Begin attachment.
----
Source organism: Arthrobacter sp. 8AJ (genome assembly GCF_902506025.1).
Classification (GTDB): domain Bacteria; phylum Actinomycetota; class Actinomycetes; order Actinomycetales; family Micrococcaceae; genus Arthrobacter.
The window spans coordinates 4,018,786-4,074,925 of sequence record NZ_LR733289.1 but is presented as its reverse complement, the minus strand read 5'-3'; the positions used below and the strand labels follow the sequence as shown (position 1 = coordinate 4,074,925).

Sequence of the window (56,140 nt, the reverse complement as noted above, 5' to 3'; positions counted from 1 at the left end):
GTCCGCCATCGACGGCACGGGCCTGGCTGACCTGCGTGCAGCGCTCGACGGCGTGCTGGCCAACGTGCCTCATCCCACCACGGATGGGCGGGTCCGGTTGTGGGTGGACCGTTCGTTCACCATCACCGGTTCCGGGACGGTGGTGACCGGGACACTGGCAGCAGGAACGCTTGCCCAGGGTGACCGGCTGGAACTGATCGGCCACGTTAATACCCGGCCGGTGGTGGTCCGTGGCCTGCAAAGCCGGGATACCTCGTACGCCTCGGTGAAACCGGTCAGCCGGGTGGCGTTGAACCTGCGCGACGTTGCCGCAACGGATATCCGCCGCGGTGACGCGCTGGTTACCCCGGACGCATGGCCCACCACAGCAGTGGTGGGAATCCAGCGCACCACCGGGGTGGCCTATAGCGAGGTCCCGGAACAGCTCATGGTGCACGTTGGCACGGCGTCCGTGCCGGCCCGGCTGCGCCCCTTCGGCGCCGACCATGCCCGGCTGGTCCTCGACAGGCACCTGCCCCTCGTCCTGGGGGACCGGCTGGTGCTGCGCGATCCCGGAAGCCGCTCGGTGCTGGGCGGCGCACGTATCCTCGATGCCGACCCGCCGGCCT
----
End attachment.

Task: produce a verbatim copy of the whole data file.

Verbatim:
Source organism: Arthrobacter sp. 8AJ (genome assembly GCF_902506025.1).
Classification (GTDB): domain Bacteria; phylum Actinomycetota; class Actinomycetes; order Actinomycetales; family Micrococcaceae; genus Arthrobacter.
The window spans coordinates 4,018,786-4,074,925 of sequence record NZ_LR733289.1 but is presented as its reverse complement, the minus strand read 5'-3'; the positions used below and the strand labels follow the sequence as shown (position 1 = coordinate 4,074,925).

Sequence of the window (56,140 nt, the reverse complement as noted above, 5' to 3'; positions counted from 1 at the left end):
GTCCGCCATCGACGGCACGGGCCTGGCTGACCTGCGTGCAGCGCTCGACGGCGTGCTGGCCAACGTGCCTCATCCCACCACGGATGGGCGGGTCCGGTTGTGGGTGGACCGTTCGTTCACCATCACCGGTTCCGGGACGGTGGTGACCGGGACACTGGCAGCAGGAACGCTTGCCCAGGGTGACCGGCTGGAACTGATCGGCCACGTTAATACCCGGCCGGTGGTGGTCCGTGGCCTGCAAAGCCGGGATACCTCGTACGCCTCGGTGAAACCGGTCAGCCGGGTGGCGTTGAACCTGCGCGACGTTGCCGCAACGGATATCCGCCGCGGTGACGCGCTGGTTACCCCGGACGCATGGCCCACCACAGCAGTGGTGGGAATCCAGCGCACCACCGGGGTGGCCTATAGCGAGGTCCCGGAACAGCTCATGGTGCACGTTGGCACGGCGTCCGTGCCGGCCCGGCTGCGCCCCTTCGGCGCCGACCATGCCCGGCTGGTCCTCGACAGGCACCTGCCCCTCGTCCTGGGGGACCGGCTGGTGCTGCGCGATCCCGGAAGCCGCTCGGTGCTGGGCGGCGCACGTATCCTCGATGCCGACCCGCCGGCCT